How an emotional European team watched the Ryder Cup slip away, all together
HAVEN, Wis. — “Why the f— are you crying?” Lee Westwood asked late Sunday afternoon, as the Ryder Cup came to a close. “You’re still playing in these!”
The “you” in this instance was Paul Casey, the 44-year-old Englishman who had likely just watched his countryman — that’s Westwood — play in a Ryder Cup for the 11th and final time. It had brought him to tears. It brought Westwood to tears, too. He’s 48 going on 49, and totally correct. Paul Casey can see a Ryder Cup future for himself. Westwood would love to, but he’s a realist, and the Cup’s last hour brought a heavy dose of realism. Their American opponents had dropped a record-breaking hammer on Team Europe, winning 19 to 9 at Whistling Straits.
Westwood and Casey walked single-file up the white stone steps behind the 18th green, a tiring trek after a tiring week and one rollercoaster of a Sunday. If the rules were different, their affection for each other wouldn’t have been so fully on display, but all Ryder Cup matches must be finished. It’s important for TV contracts and for record-keeping purposes. So we got to see them and all their European teammates boiled down to their most emotional core.
Moments earlier, Casey had grabbed both Bernd Wiesberger and Viktor Hovland around the neck and yanked them in for a group hug. “I love you boys,” Casey said. “The last group hug. I’m proud of you boys, for fightin’. You always think you can do more. You always want to give more.”
These two Ryder Cup rookies did plenty Sunday, but ultimately earned just a half point. Wiesberger went toe-to-toe with Brooks Koepka for 15 holes until Koepka followed a birdie with a near-ace to close the match on 17. Hovland trailed Morikawa for most of the entire afternoon but came back from 2 down to eke out a tie on 18 and delay the celebration for just a few minutes.
“I f—ing stuck it,” Hovland told Wiesberger of his approach into the last. Like any thirsty competitor, he was happy to win the hole, but upset he didn’t do more. “Did you have fun?” I asked him, maybe too soon. “Yeah, but shoulda kicked some more a—.”
Eventually, that mood lifted. The Ryder Cup is one of golf’s most intense events, but it’s also an event played for not a lot of money by people who are generally friends. When it’s over, hugs cross enemy lines. A lot of hugs. You can’t beat yourself up forever, especially when the No. 1 player in the world comes over to dap you up.
“You won 18, right?” Jon Rahm asked Hovland. “My f—ing guy.” The embodiment of future European teams are those two guys. Casey shoved a mysterious white Ryder Cup bottle in Hovland’s face. The team had been passing around the tequila mixed drink like fraternity brothers. “Woah, that’s spiked,” Hovland said. It was time to get over this whole thing. Besides, Jena Sims (Brooks Koepka’s bride-to-be) was running by with the American flag draped over her shoulders. This can’t stay serious forever. (And to be fair, the outlook was grim from the moment the Euros woke up Sunday morning. They were down 11-5 and needing a miracle greater than Medinah to retain the Cup.) Wiesberger dipped into a stash of Heinekens. Westwood moved on to a gin and tonic. There were three more matches that needed finishing, and needed support.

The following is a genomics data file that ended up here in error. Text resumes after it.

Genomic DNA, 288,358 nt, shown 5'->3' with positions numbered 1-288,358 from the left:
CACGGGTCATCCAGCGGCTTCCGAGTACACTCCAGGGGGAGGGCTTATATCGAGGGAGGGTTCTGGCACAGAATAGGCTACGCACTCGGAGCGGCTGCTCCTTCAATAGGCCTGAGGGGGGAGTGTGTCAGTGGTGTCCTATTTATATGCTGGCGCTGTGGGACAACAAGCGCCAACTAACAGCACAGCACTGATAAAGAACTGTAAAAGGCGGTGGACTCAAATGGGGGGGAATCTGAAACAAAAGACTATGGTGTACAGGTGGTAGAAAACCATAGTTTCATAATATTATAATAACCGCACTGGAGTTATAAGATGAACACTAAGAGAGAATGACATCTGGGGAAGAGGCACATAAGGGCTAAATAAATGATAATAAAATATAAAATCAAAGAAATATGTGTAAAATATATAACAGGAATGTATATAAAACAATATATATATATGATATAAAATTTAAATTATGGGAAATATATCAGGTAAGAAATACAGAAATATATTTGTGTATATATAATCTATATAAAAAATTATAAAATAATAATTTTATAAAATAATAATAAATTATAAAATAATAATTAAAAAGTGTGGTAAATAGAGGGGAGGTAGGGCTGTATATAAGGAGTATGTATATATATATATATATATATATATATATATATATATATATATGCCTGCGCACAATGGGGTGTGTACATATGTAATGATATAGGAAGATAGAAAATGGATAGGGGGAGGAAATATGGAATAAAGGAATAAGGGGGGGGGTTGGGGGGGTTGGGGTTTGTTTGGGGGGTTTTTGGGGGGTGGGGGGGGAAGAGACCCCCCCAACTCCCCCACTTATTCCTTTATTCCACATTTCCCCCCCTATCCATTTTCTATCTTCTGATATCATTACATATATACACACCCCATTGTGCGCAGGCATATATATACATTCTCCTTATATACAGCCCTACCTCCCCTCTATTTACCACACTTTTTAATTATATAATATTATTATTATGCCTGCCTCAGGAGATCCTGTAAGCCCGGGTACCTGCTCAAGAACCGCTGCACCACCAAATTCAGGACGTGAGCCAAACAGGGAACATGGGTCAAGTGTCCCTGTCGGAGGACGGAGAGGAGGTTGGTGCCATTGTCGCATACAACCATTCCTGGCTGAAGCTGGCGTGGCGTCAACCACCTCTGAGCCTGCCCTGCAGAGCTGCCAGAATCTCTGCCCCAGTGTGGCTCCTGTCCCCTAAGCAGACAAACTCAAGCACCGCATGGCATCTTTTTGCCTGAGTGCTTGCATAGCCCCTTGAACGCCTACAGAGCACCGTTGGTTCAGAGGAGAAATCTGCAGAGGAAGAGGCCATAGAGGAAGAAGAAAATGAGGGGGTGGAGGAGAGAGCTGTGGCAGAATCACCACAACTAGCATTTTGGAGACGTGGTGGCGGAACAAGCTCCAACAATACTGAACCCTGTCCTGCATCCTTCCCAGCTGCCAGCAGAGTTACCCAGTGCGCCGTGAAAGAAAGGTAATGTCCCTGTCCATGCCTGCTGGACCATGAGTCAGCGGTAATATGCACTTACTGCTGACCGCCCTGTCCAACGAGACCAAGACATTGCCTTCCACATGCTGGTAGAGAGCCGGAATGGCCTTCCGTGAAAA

The last one, between Daniel Berger and Matthew Fitzpatrick, fittingly reached the 18th tee. Harrington was walking with Fitz, now fully aware that a bad kind of record was encroaching. If Fitzpatrick tied Berger, the Americans would simply tie the record for biggest blowout in Ryder Cup history. If he lost to Berger, the record would no doubt follow Harrington’s captaincy forever. After all, he was a player on both Euro teams that set the record.
Berger’s tee shot soared up into the 18th fairway and Adam Hayes, Jon Rahm’s caddie, spoke for the entire team with a one-word sentence: “F—.” Harrington followed with two words: “Ah, s—.”
Surely, more expletives followed when Fitzpatrick chunked his approach into the hazard, dropped his club in disgust and then dropped a new ball into play. It was that sort of week for the Euros. Filled with significant effort and disappointing golf.
Rory McIlroy had gone 0-3 in three listless matches before Sunday. He finally played a match that reached the 16th hole and delivered a 3 and 2 victory for his first point of the week. Then he delivered to SkySports perhaps the most telling interview of the week. “It is by far the best experience in golf,” McIlroy said, tears forming in his eyes. “And I hope the boys and girls watching this today will aspire to play in this event, or the Solheim Cup, because there’s nothing better than being a part of a team, especially with the bond that we have in Europe.”
McIlroy had kept his emotions extremely in check all week and finally let them all go. He followed that Fitzpatrick-Berger match in, and he walked in the middle of that team march up those white stone stairs behind Westwood and Casey. What remained in their night was a press conference that conveniently took place during the American victory presentation. They didn’t have to watch it like the Americans watched them in 2018, but they could hear it. Concert speakers bellowed out ‘We are the Champions’ loud and clear.
They were beaten. And badly. They had spent the afternoon looking back at sessions from earlier this week. Discussing shots they did or didn’t hit in their singles matches. And before long, they were telling the press they’re already looking forward to the next Ryder Cup, some 733 days away. There was also the mention of some late-night shenanigans within the team room. It’s not clear what happened but it most-definitely involved Tommy Fleetwood, perhaps exposing more of himself to the team than he has in the past. The imagination runs wild. The 30 seconds of giggling put everyone in a better mood. Team Europe, squeezed on top of each other into a tiny tent, closer than ever.